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CDC considering recommending Hepatitis C test for boomers
A bus promoting testing for Hepatitis B and Hepatitis C drives through Leicester Square in London on May 18, 2009.
May 18th, 2012
01:34 PM ET

CDC considering recommending Hepatitis C test for boomers

It's a "silent epidemic," an "unrecognized health crisis," according to the Centers for Disease Control and Prevention. And it's affecting 2.1 million baby boomers in the United States.

The CDC announced Friday that it is considering recommending Hepatitis C testing for everyone born between 1945 and 1965. Currently the CDC recommends this testing only for those who are at-risk - people who participated in intravenous drug use or had a blood transfusion before 1992, when screening was implemented.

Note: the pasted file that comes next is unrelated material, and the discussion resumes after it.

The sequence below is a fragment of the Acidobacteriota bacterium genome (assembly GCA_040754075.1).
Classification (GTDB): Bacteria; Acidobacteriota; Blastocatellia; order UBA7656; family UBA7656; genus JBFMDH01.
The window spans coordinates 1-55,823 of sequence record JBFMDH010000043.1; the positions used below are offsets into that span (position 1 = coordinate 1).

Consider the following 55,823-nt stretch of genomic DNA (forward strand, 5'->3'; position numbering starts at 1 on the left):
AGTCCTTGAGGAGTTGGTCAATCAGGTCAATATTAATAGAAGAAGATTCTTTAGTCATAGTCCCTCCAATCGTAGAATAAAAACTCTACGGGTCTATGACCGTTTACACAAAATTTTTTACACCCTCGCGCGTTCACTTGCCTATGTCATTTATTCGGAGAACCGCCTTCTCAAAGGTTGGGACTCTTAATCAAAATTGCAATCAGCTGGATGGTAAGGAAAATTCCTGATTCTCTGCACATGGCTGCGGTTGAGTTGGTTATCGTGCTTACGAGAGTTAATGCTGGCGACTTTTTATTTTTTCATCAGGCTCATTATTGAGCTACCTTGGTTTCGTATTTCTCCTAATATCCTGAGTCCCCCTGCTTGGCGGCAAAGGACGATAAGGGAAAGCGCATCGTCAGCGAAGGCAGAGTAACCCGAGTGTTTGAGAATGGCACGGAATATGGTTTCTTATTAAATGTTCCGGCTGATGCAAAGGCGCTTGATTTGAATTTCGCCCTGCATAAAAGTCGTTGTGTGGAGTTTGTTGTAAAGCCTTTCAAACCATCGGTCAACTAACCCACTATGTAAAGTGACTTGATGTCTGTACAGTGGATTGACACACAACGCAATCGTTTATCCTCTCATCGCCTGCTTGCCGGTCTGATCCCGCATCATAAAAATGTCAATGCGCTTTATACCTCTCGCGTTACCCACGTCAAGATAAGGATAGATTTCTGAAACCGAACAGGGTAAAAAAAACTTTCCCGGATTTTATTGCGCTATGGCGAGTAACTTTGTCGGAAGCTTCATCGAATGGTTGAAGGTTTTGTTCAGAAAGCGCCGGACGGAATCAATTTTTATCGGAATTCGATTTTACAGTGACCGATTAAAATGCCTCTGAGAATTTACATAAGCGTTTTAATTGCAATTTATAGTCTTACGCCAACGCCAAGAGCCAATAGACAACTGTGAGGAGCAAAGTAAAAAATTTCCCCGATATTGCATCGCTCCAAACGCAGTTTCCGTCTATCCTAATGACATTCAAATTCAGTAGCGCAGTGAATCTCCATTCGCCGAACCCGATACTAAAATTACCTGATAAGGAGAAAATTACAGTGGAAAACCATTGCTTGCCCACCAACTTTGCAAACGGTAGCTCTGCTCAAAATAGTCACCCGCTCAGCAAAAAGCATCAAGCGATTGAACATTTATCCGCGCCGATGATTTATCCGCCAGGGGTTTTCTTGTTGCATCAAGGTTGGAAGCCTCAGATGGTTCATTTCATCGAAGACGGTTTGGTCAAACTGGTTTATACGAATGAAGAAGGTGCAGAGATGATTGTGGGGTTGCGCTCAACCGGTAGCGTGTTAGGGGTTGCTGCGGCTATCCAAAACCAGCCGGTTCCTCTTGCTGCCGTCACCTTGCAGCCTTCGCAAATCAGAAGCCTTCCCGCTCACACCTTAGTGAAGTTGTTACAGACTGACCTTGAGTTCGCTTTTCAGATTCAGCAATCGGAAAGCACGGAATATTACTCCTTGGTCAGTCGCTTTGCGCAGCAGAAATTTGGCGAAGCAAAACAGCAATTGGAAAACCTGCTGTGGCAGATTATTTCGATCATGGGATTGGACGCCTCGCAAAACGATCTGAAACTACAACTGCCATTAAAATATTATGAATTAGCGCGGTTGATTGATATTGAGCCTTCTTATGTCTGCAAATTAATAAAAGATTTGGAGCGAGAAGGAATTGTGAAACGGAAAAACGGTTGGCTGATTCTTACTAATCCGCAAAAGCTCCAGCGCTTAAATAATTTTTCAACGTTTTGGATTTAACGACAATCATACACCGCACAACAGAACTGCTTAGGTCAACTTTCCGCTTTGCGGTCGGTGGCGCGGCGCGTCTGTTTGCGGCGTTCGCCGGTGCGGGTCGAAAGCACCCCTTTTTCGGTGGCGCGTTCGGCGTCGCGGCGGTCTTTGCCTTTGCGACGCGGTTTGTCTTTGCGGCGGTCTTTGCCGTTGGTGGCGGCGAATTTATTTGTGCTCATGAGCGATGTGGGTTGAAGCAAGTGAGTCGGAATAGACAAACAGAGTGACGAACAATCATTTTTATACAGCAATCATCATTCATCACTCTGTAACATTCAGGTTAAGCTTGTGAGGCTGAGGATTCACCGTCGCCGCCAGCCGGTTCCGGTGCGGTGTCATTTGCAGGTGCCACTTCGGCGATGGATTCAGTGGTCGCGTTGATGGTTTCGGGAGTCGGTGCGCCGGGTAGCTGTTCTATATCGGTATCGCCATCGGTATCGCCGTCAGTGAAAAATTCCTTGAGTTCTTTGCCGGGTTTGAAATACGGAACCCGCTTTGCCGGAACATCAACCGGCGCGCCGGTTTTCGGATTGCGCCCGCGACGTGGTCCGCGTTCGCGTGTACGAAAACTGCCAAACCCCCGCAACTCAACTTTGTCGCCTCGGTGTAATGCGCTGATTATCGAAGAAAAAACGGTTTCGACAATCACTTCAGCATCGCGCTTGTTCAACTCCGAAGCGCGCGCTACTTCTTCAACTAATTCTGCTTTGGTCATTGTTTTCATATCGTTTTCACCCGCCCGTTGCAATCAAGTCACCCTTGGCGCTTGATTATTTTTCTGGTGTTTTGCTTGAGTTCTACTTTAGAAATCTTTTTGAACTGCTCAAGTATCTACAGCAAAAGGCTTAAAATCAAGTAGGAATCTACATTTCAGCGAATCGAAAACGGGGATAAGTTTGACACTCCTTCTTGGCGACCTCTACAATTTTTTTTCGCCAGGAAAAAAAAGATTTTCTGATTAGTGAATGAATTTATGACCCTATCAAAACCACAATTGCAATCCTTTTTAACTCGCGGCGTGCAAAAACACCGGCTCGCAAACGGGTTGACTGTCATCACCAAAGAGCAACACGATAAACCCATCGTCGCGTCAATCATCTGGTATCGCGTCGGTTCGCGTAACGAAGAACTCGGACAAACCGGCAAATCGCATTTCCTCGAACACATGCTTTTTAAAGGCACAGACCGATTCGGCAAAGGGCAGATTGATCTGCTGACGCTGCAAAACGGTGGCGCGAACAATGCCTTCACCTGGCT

But such events probably happened decades ago for this population, who may not recall the exposures that place them at risk, says Dr. John Ward, director of the division of viral hepatitis at the CDC.  And those that do remember may not be offering up such information to their primary care physicians.

“I’m not sure everybody is going to acknowledge to their doctors that they used drugs in their 20s," says Dr. Michael Ryan, co-chair of the American Gastroenterological Association's I.D. Hep C awareness campaign.
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